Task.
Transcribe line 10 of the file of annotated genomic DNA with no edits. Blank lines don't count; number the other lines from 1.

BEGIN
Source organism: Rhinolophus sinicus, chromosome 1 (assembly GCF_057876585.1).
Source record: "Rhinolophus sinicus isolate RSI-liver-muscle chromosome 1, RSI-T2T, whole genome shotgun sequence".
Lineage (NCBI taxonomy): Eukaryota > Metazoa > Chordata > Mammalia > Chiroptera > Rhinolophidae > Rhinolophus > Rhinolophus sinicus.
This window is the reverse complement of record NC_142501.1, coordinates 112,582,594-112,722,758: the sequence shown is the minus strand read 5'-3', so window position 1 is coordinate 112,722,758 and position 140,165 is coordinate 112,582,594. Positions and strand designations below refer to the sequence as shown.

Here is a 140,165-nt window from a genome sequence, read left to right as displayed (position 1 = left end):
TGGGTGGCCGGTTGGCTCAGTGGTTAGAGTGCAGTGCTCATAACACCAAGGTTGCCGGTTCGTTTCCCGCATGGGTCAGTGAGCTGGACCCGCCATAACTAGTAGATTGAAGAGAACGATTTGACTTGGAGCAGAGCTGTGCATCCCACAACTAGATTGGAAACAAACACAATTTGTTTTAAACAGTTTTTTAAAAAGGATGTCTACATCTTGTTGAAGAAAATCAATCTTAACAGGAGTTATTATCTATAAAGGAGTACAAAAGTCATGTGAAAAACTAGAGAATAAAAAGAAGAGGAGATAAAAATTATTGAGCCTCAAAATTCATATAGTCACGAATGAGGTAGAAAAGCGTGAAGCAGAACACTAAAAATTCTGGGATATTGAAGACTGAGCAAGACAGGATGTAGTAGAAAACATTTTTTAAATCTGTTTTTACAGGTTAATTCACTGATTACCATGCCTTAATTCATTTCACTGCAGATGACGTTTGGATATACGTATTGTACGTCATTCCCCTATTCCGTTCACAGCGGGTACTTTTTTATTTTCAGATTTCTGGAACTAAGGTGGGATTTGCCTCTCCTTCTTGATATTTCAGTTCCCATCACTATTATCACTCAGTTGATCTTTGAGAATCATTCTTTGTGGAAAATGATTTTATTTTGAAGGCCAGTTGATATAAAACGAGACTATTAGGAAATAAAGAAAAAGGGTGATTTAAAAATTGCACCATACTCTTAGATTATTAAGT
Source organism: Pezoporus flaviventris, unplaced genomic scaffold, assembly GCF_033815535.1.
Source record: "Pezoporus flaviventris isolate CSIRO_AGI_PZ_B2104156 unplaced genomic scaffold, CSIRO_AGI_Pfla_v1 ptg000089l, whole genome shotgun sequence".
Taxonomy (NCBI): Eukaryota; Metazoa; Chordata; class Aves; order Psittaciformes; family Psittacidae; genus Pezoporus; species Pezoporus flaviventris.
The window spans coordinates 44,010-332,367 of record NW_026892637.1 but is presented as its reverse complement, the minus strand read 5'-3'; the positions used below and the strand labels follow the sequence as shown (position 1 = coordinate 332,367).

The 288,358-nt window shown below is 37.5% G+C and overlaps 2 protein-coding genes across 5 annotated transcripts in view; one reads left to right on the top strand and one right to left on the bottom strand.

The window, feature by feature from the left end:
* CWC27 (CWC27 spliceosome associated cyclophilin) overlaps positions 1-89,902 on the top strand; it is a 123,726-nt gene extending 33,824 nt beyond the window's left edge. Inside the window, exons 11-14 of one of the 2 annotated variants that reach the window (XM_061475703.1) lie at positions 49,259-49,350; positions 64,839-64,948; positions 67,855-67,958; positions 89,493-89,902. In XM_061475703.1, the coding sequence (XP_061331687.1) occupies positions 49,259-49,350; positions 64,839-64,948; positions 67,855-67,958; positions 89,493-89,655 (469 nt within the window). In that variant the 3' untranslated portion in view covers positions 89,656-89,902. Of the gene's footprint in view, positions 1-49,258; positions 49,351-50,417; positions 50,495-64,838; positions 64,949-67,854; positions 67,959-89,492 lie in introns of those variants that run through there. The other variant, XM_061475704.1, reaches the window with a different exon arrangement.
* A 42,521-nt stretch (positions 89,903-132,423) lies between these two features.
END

The window spans coordinates 44,010-332,367 of record NW_026892637.1 but is presented as its reverse complement, the minus strand read 5'-3'; the positions used below and the strand labels follow the sequence as shown (position 1 = coordinate 332,367).